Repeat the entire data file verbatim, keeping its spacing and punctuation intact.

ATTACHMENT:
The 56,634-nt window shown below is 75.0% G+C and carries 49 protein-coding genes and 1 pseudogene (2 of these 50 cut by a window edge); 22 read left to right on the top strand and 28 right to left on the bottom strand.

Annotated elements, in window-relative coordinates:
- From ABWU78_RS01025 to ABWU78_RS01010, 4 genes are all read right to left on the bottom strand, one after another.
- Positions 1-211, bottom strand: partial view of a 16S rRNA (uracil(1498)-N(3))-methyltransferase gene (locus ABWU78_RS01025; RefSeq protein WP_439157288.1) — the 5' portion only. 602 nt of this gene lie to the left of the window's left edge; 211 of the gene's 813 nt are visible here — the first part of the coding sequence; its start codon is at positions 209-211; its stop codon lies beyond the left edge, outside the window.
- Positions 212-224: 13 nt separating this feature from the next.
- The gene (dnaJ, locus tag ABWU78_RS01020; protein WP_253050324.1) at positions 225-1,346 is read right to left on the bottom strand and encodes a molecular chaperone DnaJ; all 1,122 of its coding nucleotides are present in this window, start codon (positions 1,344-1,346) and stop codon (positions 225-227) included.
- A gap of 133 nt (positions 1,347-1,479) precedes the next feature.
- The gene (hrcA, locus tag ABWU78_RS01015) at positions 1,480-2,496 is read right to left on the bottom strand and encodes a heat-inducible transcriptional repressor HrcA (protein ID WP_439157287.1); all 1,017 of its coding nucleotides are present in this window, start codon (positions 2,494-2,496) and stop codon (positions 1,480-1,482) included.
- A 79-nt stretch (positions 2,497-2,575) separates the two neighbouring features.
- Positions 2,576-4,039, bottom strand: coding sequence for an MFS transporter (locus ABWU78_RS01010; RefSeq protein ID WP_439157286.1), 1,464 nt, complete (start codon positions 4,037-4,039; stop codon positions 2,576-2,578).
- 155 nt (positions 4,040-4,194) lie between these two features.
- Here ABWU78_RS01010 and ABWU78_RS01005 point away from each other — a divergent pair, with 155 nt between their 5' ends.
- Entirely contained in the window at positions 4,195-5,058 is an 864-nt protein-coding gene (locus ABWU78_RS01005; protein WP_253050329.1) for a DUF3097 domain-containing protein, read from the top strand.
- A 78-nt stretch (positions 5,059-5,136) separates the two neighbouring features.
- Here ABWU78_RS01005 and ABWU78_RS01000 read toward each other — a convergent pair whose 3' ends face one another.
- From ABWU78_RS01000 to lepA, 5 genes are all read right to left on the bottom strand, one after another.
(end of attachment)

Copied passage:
The 56,634-nt window shown below is 75.0% G+C and carries 49 protein-coding genes and 1 pseudogene (2 of these 50 cut by a window edge); 22 read left to right on the top strand and 28 right to left on the bottom strand.

Annotated elements, in window-relative coordinates:
- From ABWU78_RS01025 to ABWU78_RS01010, 4 genes are all read right to left on the bottom strand, one after another.
- Positions 1-211, bottom strand: partial view of a 16S rRNA (uracil(1498)-N(3))-methyltransferase gene (locus ABWU78_RS01025; RefSeq protein WP_439157288.1) — the 5' portion only. 602 nt of this gene lie to the left of the window's left edge; 211 of the gene's 813 nt are visible here — the first part of the coding sequence; its start codon is at positions 209-211; its stop codon lies beyond the left edge, outside the window.
- Positions 212-224: 13 nt separating this feature from the next.
- The gene (dnaJ, locus tag ABWU78_RS01020; protein WP_253050324.1) at positions 225-1,346 is read right to left on the bottom strand and encodes a molecular chaperone DnaJ; all 1,122 of its coding nucleotides are present in this window, start codon (positions 1,344-1,346) and stop codon (positions 225-227) included.
- A gap of 133 nt (positions 1,347-1,479) precedes the next feature.
- The gene (hrcA, locus tag ABWU78_RS01015) at positions 1,480-2,496 is read right to left on the bottom strand and encodes a heat-inducible transcriptional repressor HrcA (protein ID WP_439157287.1); all 1,017 of its coding nucleotides are present in this window, start codon (positions 2,494-2,496) and stop codon (positions 1,480-1,482) included.
- A 79-nt stretch (positions 2,497-2,575) separates the two neighbouring features.
- Positions 2,576-4,039, bottom strand: coding sequence for an MFS transporter (locus ABWU78_RS01010; RefSeq protein ID WP_439157286.1), 1,464 nt, complete (start codon positions 4,037-4,039; stop codon positions 2,576-2,578).
- 155 nt (positions 4,040-4,194) lie between these two features.
- Here ABWU78_RS01010 and ABWU78_RS01005 point away from each other — a divergent pair, with 155 nt between their 5' ends.
- Entirely contained in the window at positions 4,195-5,058 is an 864-nt protein-coding gene (locus ABWU78_RS01005; protein WP_253050329.1) for a DUF3097 domain-containing protein, read from the top strand.
- A 78-nt stretch (positions 5,059-5,136) separates the two neighbouring features.
- Here ABWU78_RS01005 and ABWU78_RS01000 read toward each other — a convergent pair whose 3' ends face one another.
- From ABWU78_RS01000 to lepA, 5 genes are all read right to left on the bottom strand, one after another.